Saturday, December 29, 2012

An entrance treatment on a historic home

 It was many years ago, and I was a young carpenter. I didn't take a before shot, but if you can imagine just the finial and the shape of the turning within, capping off a door casing with buttons in the corner, that was pretty much it. This would be about 20 years ago.

I had just finished off framing and trimming a glass roofed guest house, including mantles and kitchen, as well as a tennis court fence that took a crew of 50 nearly 3 months to build and now the main entrance to the house was looking a little shabby for it's new neighboring guest house.

The house is in the Barrie Ontario area, and if you can believe it, the owner received a gift from a friend just as I finished the headpiece... the 5 birds on a branch concrete casting you see in the middle. It was finished and I was packing up the tools when the owner walked up with the casting saying... "Just work this in ok?".

How it was done?  Just nested and built up trim, with a proper roof flashing tucked into the siding. It is sort of like a mantle, however everything needs to be sealed as you go, and you certainly cannot use Poplar... that would rot within a couple of years. Believe it or not I salvaged the old lead flashing from the original installation and used that to seal the turned finial and lower part of the curve after making it deeper.

By Lawrence Winterburn

Tuesday, December 13, 2011

Basements in the Toronto Area -( Step by Step part 1 )

Here is a basement done by Luke Simonovski--Our Builder in East Toronto Ontario. He renovates basements all over the GTA Toronto area. We are going to walk you through the entire process of professional basement refinishing using this Toronto home's basement as an example.

When you are hiring people to finish basement space you need to keep in mind that they will all use different specifications for the build...and some leave important issues at substandard levels. This will illustrate why you are often better off using a more experienced contractor to finish your basement--since you will have a more functional finished product that won't need repairs for decades.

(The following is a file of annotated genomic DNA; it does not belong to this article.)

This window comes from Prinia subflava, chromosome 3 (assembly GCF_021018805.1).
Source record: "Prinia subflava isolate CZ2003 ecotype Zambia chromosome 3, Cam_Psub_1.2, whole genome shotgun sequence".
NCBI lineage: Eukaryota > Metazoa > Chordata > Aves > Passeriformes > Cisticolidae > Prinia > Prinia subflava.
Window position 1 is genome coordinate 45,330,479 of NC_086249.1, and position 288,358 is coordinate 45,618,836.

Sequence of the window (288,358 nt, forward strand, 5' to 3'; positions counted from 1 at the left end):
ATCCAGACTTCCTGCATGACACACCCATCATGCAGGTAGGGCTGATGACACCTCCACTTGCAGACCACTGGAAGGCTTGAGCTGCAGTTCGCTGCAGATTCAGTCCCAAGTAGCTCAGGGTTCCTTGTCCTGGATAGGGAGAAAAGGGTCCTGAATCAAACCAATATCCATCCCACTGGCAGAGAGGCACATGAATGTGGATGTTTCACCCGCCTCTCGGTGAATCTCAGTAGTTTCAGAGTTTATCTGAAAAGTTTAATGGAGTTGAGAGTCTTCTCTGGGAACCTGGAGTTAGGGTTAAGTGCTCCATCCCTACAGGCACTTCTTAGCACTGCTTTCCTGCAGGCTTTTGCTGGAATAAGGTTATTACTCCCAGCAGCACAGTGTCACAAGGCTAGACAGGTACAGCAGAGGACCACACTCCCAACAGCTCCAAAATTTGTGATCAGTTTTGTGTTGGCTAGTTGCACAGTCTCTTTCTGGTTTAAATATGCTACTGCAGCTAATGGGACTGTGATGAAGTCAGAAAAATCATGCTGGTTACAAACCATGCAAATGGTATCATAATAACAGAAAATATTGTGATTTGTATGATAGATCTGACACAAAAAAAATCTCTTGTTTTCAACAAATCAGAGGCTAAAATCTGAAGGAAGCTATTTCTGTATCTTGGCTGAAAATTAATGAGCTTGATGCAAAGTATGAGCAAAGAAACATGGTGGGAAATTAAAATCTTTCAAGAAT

Any functional basement renovation starts with a layout that takes into account what the space needs to be used for, as well as obstructions and plumbing tie in locations.

 Luke starts out by insulating all the exterior walls using Blue Styrofoam SM rigid insulation. Here you can see the plumbing stack left open until the tie in. We will show you how that is done in a later post.
 Code dictates that the fuse panel can be closed in, but only in an approved enclosure. It has to provide clearance. Circuits need to be added for receptacles and lighting in the basement as well. Luke brings in qualified tradesmen for all plumbing and electrical work.
 It is always a good idea to fire proof the furnace room just in case of a malfunction. Furnaces have been known to explode on occasion and closing it in with a double layer of fire rated drywall can buy the homeowners time to escape.
 Luke likes to use steel stud for framing basements because nearly every piece of framing needs to be a different length. Steel stud costs more...however you save money in the end because it is more efficient. He always uses wood around the openings so that the doors don't work loose over time.
Posts need to be factored into the design so that it doesn't obstruct. There are many ways of decorating or hiding posts within walls. Often posts can be moved, however that is a labor intensive and often cost prohibitive thing to do. Stay tuned... more photos of this project to come!


Saturday, December 3, 2011

A Restaurant Makeover on Bloor West in Toronto

 A modern diner on Bloor West Toronto--
 Here's a restaurant makeover on Bloor West in Toronto by Luke Simonovski-- Skl Group. Working with a designer friend of Luke's, they had the booths refinished, walls updated and these gorgeous dineresque porcelain patterned floor tiles.

 In the 50's they used asbestos floor tiles--and in commercial applications they would only last a few years. These new floor tiles last far longer. In Restaurant use, good quality porcelain tiles will last 20-30 years.

 The key to renovating restaurants is that everything you do needs to be durable and cleanable. Plastic laminent, ceramic and metal are often materials of choice when it comes to the lower 4' of restaurants. Things get dropped--kids splash juice and food everywhere. I am not a fan of carpet in restaurants--it just traps dirt and bacteria.
If you are looking to do Restaurant Renovations anywhere in the Toronto area you can speak to Luke or Lawrence at 416-951-9998

Tuesday, October 25, 2011

Exterior Renovations near Wasaga Beach Ontario

Exterior Renovations in Wasaga Beach / Allenwood Beach

Dan Maragno of Maragno Contracting does renovations in the Oakville and Wasaga Beach area year round. Summers he is an Authorized Design builder for and since his family has a cottage in Wasaga Beach, he shares his time between the two places.  This cottage owner approached us to add a porch to this home, however, the building department nixed their plans for the porch. They simply were not allowed by Tiny Township to build the look they wanted. 

Above is the before photo.
Here is Dan and his crew during the renovations project near Wasaga Beach.  (Dan is on the right).